Starting your journey into frugality can be a little (read: very) painful. Creating lifelong frugal habits is a process that takes time to develop. You’ll try things that won’t work for you, and be surprised by other things that do work for you. Be patient with it! To get your started, here are the steps we took to start our frugal journey.
Track Your Expenses
First, you’ll need to start tracking your expenses. Understanding where your money is going is absolutely key in managing your finances. I recommend using Personal Capital for this. Personal Capital allows you to aggregate your various bank accounts and organizes them into one handy dashboard. It’s a great organizational tool for your finances. Play around with it, it’s fun I promise.
Categorize Your Expenses
Once you’ve started tracking your finances, organize your expenses into categories. Examples are mortgage/rent, utilities, eating out, entertainment, groceries, phone bill, internet bill, charitable giving, you get the point. Conveniently, Personal Capital automatically does this for you. It also lets you change the categories or create custom categories. Super handy! After all your expenses are categorized, organize them into three groups: fixed mandatory, flexible mandatory, and discretionary. Few things are fixed mandatory, these are things that would involve excessive effort to change, if they can be changed at all. Think things like your mortgage and student loan payments. Flexible mandatory is a much bigger category – this is stuff like utilities and groceries. You’ve gotta eat and you’ve gotta pay the bills, but you do have some influence over those expenses. Everything else is discretionary. This should be things like eating out and entertainment.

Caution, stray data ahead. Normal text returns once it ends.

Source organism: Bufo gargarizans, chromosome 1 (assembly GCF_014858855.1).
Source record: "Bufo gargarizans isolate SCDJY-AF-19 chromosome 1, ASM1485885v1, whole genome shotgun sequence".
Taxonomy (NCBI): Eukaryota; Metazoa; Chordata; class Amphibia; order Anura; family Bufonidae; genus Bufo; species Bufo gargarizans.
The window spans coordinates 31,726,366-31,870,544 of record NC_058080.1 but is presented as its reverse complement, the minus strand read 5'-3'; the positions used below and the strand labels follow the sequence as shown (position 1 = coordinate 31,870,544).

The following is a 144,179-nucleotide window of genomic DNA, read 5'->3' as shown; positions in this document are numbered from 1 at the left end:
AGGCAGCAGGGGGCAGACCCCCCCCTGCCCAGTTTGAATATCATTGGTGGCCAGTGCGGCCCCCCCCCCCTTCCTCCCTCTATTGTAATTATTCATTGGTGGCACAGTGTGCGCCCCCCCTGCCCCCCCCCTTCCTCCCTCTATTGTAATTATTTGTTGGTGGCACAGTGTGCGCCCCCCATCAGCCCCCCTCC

Soul Searching aka Cutting Back
Next you have to start doing some real soul searching. Start looking at all your categories that fall into the flexible mandatory and discretionary groups. Go down the list and see what flexible mandatory expenses you can reduce. I’ll devote an entire other post to ideas for this. I would challenge you to cut most if not all of your discretionary spending. I know, it sounds crazy. You deserve that new cozy sweater, or that nice dinner out. After all, you work hard right? You do work hard, but you know what is a better reward? Knowing you’re saving that hard earned cash in a low fee index fund. Be brutally honest with yourself on this one – think of a time you purchased something you didn’t really need out of impulse, habit, or maybe because you were bored. I bet it felt great in the moment, it’s a rush to clutch that new cozy sweater. But the rush doesn’t last does it? How long did it take before you wanted to buy something else, or treat yourself in some other way? Giving into our consumer culture does not bring lasting happiness.
Now, I’m not saying you should give up all discretionary spending forever. What I am suggesting is more of an “elimination diet” for spending. It’s a chance to figure out what is really important to you. Maybe you love travel, so it’s worth it to you to spend on trips. Or you could be a foodie, and checking out different restaurants a couple times a month is worth the expense. Work towards figuring out what is truly worth spending on. Again, this is where you have to be brutally honest with yourself.
Respect even the small expenses – $5 here and $10 there adds up over time. These small expenses are easy to forget about, but over time they can have a significant impact on how much you can save and invest.
Figure out what is truly worth spending on.
Add up what you think you can cut out in a month. Then multiply that number by 12 to see what you’ll be saving in a year. Now multiply that number by 10 to see what that number will be over 10 years. Really want to get excited? Start plugging numbers into this calculator and see how much that money can grow if you invest it. Use this as motivation to start implementing these changes in your life. You’ll have slip ups, we all do, but if you can even save a little more it’s better than nothing! After all, no one was ever disappointed about having a little extra money in the bank, were they?